Gov’t to reward well-performing schools, hospitals with incentives

Lawrence Agcaoili (The Philippine Star) - August 20, 2018 - 12:00am

MANILA, Philippines — The Department of Finance (DOF) said non-profit private schools and hospitals that perform well and adhere to high standards of service would continue to enjoy the current low income tax rate of 10 percent under the proposed corporate income tax reform bill.

Finance Undersecretary Karl Kendrick Chua said the “Tax Reform for Attracting Better and High-quality Opportunities (TRABAHO) Act pending in the House of Representatives would incentivize private hospitals and educational institutions to upgrade their quality of service in order to be granted this special tax rate.”

Chua doused concerns and misapprehensions the measure would translate to higher tuition payments.

The bill does not cover religious schools, which under the Constitution, are exempted from paying income tax provided that they are organized as non-stock, non-profit corporations and no part of their net income shall belong or benefit any member, organizer, officer or person.

He added the bill aims to ensure that students are able to go to schools that provide quality education, through a set of performance criteria to be determined and evaluated by the Commission on Higher Education (CHED) and the Department of Education (DepEd).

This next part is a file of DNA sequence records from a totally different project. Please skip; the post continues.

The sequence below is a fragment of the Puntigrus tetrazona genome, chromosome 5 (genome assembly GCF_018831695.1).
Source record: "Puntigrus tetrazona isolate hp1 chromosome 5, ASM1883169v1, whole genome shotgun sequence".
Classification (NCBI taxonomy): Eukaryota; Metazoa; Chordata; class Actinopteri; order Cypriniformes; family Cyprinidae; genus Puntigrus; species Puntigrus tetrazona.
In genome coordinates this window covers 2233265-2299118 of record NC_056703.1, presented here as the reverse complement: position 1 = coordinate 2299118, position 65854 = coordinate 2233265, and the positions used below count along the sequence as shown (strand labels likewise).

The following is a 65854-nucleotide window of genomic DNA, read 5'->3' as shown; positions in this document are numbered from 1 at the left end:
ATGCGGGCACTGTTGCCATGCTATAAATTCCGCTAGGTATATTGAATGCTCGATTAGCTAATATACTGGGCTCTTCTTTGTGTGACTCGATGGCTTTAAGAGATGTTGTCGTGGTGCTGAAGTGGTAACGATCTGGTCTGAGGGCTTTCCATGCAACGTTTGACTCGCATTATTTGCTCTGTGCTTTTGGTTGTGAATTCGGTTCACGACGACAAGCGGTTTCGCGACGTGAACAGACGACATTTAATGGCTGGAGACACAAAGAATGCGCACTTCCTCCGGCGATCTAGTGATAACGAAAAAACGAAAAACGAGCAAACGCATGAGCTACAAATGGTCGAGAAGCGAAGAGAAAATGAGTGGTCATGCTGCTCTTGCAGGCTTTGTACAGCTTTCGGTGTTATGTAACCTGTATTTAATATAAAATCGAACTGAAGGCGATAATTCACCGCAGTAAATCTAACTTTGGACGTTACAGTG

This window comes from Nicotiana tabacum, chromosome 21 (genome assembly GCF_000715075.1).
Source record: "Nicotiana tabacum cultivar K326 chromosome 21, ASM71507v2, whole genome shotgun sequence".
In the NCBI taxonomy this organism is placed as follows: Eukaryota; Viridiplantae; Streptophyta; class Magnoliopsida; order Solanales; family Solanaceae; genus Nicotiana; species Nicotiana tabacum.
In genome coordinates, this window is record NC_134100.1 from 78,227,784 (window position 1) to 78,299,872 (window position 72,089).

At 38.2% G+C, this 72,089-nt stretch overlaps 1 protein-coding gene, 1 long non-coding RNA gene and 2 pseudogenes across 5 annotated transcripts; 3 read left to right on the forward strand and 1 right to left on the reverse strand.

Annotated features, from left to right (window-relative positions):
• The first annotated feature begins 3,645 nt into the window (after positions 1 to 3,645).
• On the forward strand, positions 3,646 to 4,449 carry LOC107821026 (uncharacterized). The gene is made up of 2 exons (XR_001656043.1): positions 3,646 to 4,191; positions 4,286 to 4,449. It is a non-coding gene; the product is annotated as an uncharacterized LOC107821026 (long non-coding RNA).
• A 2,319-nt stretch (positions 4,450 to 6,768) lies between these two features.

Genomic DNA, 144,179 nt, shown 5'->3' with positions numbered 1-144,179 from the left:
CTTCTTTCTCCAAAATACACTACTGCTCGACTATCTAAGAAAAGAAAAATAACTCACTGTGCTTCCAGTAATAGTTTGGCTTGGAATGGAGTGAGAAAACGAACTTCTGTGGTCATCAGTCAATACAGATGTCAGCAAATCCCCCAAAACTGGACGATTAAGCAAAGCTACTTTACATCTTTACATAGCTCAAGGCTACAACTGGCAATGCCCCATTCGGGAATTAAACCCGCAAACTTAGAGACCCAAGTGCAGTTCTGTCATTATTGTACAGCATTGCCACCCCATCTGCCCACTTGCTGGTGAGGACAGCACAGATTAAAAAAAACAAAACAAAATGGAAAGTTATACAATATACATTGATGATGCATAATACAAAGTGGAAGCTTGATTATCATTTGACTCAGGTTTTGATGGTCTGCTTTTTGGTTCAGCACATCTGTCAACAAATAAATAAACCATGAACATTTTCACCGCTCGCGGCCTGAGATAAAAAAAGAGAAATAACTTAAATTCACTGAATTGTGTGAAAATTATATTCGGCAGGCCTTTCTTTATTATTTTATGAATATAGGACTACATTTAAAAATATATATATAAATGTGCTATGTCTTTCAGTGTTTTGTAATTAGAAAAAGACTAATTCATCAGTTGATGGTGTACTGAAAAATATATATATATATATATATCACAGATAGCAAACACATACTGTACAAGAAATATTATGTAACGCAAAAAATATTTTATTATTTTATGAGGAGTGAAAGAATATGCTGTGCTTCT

“Schools and hospitals that are up to standard need not worry.  We need to make sure that our children study in  good schools and that we go to hospitals that provide quality medical care,” Chua said.

Chua said the TRABAHO bill provides for a transition period for schools and hospitals to improve the quality of service they render, before the subpar institutions are taxed a higher rate.

Chua said the absence of a system to evaluate educational institutions and encourage them to improve their performance has made some of them “very profitable,” citing as an example a school with a gross revenue of P1.4 billion in 2015 and a net income of P624 million.

“This means that under 10 percent tax regime, the school paid taxes of only P61 million even though it did not meet any of the performance criteria set by CHED, and was able to pay dividends of P250 million,” Chua said.

Finance Secretary Carlos Dominguez III said this example shows that “half of the dividends were actually paid for by the public” or the country’s taxpayers.

“Now, if they don’t meet (the criteria) why should we subsidize (schools which) don’t meet the criteria. Basically, we are supporting this school even though it is not helping the students,” Dominguez added.

Data gathered by the DOF from the CHED show that among private higher educational institutions (HEIs), more than 50 percent of the faculty in sectarian institutions have graduate degrees, while with private non-sectarian, non-profit schools only 29 percent have faculty members with graduate degrees.

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